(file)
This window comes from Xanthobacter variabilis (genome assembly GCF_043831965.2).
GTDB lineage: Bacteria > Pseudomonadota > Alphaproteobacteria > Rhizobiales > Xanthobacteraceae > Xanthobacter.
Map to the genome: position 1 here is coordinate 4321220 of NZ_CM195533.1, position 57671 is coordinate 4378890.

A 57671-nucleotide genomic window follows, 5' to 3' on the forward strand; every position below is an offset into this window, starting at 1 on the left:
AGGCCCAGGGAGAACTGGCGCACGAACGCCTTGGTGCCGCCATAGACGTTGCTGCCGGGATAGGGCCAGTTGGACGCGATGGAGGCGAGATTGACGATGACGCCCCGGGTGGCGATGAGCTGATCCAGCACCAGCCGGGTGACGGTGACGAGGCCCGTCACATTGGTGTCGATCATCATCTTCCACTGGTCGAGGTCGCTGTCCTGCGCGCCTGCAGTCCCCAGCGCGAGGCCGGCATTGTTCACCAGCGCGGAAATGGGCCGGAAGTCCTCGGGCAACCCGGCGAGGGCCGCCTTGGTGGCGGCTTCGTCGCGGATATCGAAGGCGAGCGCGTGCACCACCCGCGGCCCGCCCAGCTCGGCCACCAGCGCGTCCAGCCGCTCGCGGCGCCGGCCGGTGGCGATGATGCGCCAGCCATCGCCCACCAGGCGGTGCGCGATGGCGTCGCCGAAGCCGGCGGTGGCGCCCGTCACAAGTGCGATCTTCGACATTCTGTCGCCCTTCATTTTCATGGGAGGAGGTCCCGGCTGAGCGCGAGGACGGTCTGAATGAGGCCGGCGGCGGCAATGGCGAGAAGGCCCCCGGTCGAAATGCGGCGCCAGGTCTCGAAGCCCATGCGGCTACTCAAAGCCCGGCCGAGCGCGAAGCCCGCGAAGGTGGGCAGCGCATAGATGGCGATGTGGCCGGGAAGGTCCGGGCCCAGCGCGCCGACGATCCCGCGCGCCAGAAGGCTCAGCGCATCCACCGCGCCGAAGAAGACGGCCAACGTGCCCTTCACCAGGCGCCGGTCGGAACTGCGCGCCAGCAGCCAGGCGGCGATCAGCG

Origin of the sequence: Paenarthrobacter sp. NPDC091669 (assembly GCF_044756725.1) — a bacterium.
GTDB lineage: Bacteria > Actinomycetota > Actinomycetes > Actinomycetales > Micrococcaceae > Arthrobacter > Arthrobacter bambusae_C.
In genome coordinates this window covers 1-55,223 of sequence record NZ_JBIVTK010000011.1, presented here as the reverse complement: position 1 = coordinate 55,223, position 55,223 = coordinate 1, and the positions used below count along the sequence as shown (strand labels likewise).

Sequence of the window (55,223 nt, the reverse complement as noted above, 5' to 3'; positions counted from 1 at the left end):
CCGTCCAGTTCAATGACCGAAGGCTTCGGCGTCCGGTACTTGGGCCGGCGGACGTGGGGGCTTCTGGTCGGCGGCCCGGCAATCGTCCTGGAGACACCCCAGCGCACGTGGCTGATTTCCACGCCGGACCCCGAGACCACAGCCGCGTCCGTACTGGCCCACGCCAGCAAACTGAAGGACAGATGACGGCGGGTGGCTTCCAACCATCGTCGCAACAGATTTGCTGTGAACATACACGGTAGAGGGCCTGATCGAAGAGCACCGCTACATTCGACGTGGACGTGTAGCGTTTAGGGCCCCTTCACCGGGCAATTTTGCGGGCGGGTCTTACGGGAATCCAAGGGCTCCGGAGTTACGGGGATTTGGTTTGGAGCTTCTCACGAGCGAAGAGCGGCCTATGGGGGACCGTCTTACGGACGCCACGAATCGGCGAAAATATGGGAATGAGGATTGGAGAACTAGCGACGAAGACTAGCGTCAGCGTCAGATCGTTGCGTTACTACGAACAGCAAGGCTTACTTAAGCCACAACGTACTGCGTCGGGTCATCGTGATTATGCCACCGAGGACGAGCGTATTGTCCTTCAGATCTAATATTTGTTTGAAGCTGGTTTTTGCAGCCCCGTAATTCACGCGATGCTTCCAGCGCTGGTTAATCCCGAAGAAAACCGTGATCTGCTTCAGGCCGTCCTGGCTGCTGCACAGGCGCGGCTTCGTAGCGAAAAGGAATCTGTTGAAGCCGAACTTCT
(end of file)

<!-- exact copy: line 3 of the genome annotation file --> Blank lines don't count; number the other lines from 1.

Map to the genome: position 1 here is coordinate 4321220 of NZ_CM195533.1, position 57671 is coordinate 4378890.